Across The Dark Islands — The War In The Pacific, By Bg Floyd W. Radike

(Presidio Press, 2003; 272 pp., $24.95 — ISBN 0891417745).

This is one of the clearest to follow, most interesting accounts of a green National Guard unit going into combat early in the war and remaining committed in combat for the duration. The quoted conversations bring the situation alive to the reader.

“The impact was profound and shattering,” says the author of the engagement in which their first casualties occurred. The book goes on to tell of much action.

Of the many personal accounts of wartime combat service this may be the most readable. As an infantry officer, a platoon leader in combat in Europe, I can equate with another similar officer in the Pacific. The accounts ring true, and are vivid and understandable. In the reading you sense the emotions of conflict, particularly when his platoon is tasked to send a patrol to determine the extent of damage to an enemy-held prominent ridge. The Japanese defenders had been pounded severely with an aerial bombardment and an extensive artillery barrage that followed.

Floyd is about to lead the patrol himself when his esteemed platoon sergeant insists that it should be his role. Watching through a telescope the patrol’s advance and tragic annihilation by Japanese who emerge from deep cover, one is faced with the awful truth of infantry warfare.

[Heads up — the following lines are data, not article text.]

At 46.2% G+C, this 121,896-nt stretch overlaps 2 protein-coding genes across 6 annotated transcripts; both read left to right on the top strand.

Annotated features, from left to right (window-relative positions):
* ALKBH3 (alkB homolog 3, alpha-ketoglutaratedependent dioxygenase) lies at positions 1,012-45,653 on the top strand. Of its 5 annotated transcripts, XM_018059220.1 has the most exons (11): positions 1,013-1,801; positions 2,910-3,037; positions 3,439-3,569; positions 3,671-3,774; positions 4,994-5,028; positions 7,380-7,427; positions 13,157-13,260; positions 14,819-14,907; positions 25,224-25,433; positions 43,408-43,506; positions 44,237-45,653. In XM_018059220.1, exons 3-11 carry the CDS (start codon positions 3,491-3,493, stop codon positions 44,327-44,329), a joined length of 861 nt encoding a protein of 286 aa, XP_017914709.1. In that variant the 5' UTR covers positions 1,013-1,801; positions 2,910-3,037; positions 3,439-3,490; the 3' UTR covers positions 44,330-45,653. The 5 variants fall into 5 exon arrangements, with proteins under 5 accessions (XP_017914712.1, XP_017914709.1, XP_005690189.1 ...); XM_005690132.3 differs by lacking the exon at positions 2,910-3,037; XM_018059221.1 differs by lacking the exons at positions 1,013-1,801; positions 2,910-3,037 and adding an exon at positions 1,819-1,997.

The author was a friend of mine. We worked closely on committees within our class of the Army War College, graduating in 1970. We members of the group developed a high respect for Floyd Radike as a highly competent officer. In another role as a writer he earns that sort of respect as well, for this book is very readable, of professional quality, highly recommended to anyone interested in the role of infantry in the Pacific Theater of WWII, particularly National Guard units.

I was amused to learn from his widow Lydia how it happened that the lieutenant’s bars were incorrectly placed in the photograph shown as the frontispiece. She had pinned them on. And they were married the same day. Lydia helped with the editing of the book, doing a fine job, I must say.